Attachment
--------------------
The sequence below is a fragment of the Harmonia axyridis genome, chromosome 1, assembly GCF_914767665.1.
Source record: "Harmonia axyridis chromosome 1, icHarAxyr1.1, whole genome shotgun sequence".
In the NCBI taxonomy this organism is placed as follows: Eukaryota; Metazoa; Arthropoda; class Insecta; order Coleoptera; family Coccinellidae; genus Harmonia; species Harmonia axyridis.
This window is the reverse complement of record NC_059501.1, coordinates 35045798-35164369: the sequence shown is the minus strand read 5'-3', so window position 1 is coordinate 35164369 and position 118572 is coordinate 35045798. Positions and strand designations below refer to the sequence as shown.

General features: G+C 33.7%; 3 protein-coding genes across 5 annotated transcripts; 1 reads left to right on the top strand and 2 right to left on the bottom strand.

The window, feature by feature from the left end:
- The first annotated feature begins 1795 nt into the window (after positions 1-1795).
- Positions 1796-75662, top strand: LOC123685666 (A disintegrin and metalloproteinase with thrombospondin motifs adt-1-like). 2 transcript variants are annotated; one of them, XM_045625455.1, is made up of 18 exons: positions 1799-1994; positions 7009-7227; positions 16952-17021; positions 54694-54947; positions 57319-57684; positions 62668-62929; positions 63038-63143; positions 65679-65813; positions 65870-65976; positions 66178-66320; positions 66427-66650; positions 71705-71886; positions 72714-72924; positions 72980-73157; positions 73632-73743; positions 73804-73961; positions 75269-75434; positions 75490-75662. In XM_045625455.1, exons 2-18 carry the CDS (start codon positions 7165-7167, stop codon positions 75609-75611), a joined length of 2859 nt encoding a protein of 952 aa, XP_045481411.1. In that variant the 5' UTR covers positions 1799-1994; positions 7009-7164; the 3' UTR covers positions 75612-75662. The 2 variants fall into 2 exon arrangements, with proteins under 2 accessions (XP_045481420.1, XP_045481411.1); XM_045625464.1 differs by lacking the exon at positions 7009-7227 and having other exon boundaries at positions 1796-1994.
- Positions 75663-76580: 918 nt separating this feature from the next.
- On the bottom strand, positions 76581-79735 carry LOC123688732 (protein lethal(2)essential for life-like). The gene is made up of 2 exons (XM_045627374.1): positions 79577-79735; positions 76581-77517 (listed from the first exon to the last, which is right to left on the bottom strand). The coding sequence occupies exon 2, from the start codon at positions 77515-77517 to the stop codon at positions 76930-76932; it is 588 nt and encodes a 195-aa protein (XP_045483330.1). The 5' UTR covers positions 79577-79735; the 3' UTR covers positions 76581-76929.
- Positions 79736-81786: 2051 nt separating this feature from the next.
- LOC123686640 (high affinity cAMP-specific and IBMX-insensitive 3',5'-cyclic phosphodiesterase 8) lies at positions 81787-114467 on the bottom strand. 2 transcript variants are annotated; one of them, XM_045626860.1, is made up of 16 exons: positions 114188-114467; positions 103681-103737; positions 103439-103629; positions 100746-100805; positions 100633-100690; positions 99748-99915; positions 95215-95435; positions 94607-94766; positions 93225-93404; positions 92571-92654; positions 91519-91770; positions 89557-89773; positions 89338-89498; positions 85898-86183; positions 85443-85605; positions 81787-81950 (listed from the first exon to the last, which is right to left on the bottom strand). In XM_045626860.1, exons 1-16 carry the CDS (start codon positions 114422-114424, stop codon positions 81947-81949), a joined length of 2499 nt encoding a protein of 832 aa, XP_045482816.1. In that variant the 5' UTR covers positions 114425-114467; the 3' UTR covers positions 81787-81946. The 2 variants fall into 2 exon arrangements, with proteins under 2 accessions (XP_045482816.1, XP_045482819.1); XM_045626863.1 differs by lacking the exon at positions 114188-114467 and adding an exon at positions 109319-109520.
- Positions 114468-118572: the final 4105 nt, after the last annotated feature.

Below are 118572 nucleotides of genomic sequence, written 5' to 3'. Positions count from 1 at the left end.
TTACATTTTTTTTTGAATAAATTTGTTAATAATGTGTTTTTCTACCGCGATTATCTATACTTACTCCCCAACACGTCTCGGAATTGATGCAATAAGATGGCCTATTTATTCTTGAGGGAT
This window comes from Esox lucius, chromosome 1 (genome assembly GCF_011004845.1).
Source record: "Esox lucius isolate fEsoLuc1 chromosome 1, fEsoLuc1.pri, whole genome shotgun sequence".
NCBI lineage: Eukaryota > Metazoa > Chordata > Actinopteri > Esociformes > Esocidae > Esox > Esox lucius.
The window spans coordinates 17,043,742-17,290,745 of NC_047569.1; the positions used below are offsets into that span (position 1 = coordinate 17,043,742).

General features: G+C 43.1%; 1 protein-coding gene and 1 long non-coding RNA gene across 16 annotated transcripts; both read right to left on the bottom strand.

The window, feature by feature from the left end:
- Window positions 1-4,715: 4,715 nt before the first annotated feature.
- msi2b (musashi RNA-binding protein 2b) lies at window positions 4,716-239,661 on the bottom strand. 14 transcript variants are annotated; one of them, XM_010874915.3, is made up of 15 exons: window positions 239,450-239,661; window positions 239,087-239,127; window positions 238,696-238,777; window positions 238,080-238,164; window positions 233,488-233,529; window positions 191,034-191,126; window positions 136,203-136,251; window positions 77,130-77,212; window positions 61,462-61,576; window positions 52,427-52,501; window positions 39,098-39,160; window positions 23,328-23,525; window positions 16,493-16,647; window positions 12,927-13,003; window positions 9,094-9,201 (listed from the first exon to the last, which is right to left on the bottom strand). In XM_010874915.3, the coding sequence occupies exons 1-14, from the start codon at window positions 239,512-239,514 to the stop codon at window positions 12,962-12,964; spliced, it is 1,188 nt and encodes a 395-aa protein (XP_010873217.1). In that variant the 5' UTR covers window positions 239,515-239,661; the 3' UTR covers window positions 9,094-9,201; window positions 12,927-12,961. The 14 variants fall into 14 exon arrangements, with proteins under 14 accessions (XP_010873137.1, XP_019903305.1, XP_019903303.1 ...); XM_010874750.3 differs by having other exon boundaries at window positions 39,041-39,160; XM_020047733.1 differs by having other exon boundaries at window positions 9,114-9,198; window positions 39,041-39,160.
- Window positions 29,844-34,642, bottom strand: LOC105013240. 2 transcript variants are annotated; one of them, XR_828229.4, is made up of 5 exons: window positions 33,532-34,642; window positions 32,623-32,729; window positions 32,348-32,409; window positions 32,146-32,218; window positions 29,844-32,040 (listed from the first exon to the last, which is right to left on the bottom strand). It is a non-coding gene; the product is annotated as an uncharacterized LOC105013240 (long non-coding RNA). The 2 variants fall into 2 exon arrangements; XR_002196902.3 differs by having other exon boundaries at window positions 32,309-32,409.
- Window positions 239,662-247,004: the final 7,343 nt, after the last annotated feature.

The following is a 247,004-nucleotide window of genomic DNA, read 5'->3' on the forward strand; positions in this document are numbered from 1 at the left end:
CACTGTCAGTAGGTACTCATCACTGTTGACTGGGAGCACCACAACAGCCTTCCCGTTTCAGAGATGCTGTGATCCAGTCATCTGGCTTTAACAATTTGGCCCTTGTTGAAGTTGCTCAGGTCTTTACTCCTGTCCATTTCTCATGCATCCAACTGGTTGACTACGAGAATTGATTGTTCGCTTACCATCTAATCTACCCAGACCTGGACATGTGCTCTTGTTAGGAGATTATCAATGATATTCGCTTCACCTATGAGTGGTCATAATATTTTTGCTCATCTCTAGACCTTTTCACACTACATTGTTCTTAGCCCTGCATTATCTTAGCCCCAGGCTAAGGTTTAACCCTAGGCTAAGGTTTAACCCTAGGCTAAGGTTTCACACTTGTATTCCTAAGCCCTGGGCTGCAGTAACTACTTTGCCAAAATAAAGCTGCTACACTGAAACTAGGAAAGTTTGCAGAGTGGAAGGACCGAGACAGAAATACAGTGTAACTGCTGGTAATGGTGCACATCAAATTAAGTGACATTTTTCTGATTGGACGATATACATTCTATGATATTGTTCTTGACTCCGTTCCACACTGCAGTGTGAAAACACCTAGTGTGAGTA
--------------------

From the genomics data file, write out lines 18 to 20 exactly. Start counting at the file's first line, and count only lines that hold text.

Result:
NCBI lineage: Eukaryota > Metazoa > Chordata > Actinopteri > Esociformes > Esocidae > Esox > Esox lucius.
The window spans coordinates 17,043,742-17,290,745 of NC_047569.1; the positions used below are offsets into that span (position 1 = coordinate 17,043,742).

General features: G+C 43.1%; 1 protein-coding gene and 1 long non-coding RNA gene across 16 annotated transcripts; both read right to left on the bottom strand.